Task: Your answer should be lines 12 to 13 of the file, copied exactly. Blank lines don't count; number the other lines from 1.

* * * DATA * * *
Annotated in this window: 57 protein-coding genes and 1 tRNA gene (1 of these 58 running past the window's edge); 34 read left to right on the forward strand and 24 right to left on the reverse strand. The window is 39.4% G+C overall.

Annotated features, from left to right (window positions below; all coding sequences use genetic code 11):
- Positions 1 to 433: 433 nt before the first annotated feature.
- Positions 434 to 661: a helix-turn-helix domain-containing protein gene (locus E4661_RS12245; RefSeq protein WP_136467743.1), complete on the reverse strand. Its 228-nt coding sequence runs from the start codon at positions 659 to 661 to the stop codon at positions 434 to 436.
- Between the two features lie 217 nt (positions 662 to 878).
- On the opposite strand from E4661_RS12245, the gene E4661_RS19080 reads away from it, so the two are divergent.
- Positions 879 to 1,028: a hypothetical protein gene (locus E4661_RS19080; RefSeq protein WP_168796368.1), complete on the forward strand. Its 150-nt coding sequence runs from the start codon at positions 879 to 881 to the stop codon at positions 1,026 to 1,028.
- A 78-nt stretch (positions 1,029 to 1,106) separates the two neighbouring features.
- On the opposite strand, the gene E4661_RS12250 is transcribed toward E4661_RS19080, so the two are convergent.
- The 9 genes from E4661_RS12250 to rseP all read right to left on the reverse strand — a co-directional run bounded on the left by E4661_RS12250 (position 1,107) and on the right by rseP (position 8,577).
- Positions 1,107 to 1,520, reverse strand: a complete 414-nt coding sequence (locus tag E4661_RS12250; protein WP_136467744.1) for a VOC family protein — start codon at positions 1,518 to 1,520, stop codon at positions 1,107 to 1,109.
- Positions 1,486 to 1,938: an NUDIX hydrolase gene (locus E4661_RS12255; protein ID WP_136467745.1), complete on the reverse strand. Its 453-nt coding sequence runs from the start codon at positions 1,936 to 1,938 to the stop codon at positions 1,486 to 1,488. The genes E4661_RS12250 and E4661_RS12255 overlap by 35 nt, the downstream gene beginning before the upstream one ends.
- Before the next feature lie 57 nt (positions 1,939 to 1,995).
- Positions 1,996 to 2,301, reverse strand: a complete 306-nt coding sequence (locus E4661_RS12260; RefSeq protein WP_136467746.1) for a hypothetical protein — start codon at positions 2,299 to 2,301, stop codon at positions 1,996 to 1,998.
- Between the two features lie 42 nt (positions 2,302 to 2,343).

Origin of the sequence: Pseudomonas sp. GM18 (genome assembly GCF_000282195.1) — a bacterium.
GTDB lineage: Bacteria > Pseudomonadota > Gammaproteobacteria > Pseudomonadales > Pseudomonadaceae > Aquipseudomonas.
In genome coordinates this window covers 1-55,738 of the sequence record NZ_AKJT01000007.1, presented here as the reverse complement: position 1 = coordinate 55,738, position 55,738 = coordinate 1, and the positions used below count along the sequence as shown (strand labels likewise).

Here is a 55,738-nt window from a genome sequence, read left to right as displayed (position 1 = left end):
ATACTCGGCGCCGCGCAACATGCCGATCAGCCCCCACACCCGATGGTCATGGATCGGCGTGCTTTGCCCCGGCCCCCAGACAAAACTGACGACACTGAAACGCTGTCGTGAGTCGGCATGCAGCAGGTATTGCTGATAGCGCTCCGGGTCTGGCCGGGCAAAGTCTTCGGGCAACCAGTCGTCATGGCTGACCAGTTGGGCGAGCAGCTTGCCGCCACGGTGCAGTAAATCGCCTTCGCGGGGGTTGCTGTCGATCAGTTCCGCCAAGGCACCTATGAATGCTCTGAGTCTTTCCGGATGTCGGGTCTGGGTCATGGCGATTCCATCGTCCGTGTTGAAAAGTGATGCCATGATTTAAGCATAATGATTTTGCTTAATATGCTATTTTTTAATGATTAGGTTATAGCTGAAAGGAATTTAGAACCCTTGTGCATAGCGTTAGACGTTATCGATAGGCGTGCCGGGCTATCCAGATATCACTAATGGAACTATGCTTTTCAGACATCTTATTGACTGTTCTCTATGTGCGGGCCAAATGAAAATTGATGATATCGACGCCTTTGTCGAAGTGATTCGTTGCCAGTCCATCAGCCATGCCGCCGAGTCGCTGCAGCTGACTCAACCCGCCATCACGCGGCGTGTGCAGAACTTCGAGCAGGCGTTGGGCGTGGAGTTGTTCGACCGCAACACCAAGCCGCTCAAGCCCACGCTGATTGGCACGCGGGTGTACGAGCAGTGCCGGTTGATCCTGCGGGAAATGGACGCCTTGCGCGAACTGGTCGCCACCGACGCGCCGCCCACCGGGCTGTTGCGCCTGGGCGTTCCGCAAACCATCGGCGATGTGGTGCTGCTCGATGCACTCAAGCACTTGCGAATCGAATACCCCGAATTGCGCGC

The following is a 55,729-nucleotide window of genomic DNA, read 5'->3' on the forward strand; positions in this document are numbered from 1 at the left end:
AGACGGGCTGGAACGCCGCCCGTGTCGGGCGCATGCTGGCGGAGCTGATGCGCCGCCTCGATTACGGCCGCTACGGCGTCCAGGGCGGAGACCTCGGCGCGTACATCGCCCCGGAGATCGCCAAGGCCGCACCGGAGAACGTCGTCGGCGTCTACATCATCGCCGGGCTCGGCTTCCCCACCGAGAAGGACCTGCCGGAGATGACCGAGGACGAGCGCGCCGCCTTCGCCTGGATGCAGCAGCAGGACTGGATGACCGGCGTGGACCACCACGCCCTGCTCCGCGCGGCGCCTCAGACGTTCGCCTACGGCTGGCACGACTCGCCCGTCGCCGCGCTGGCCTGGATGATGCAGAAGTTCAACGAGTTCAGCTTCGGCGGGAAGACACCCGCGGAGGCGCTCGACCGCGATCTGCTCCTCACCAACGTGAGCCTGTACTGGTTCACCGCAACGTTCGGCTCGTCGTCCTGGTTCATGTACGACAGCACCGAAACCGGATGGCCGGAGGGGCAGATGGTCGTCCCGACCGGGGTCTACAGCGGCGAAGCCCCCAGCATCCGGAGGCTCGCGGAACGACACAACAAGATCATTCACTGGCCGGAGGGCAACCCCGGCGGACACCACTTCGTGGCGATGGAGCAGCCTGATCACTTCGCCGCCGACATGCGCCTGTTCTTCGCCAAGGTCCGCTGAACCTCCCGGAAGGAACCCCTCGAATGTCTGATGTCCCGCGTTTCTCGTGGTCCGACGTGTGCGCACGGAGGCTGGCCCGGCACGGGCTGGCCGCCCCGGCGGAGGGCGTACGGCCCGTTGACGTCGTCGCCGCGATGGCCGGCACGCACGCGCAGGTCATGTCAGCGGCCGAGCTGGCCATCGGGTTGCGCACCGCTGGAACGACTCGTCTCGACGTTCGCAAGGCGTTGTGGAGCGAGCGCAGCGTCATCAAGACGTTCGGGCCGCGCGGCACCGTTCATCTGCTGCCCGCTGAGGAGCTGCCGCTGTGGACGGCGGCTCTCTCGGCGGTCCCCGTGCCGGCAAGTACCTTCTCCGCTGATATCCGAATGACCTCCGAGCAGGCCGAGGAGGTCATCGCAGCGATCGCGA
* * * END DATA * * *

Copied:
- Positions 1,486 to 1,938: an NUDIX hydrolase gene (locus E4661_RS12255; protein ID WP_136467745.1), complete on the reverse strand. Its 453-nt coding sequence runs from the start codon at positions 1,936 to 1,938 to the stop codon at positions 1,486 to 1,488. The genes E4661_RS12250 and E4661_RS12255 overlap by 35 nt, the downstream gene beginning before the upstream one ends.
- Before the next feature lie 57 nt (positions 1,939 to 1,995).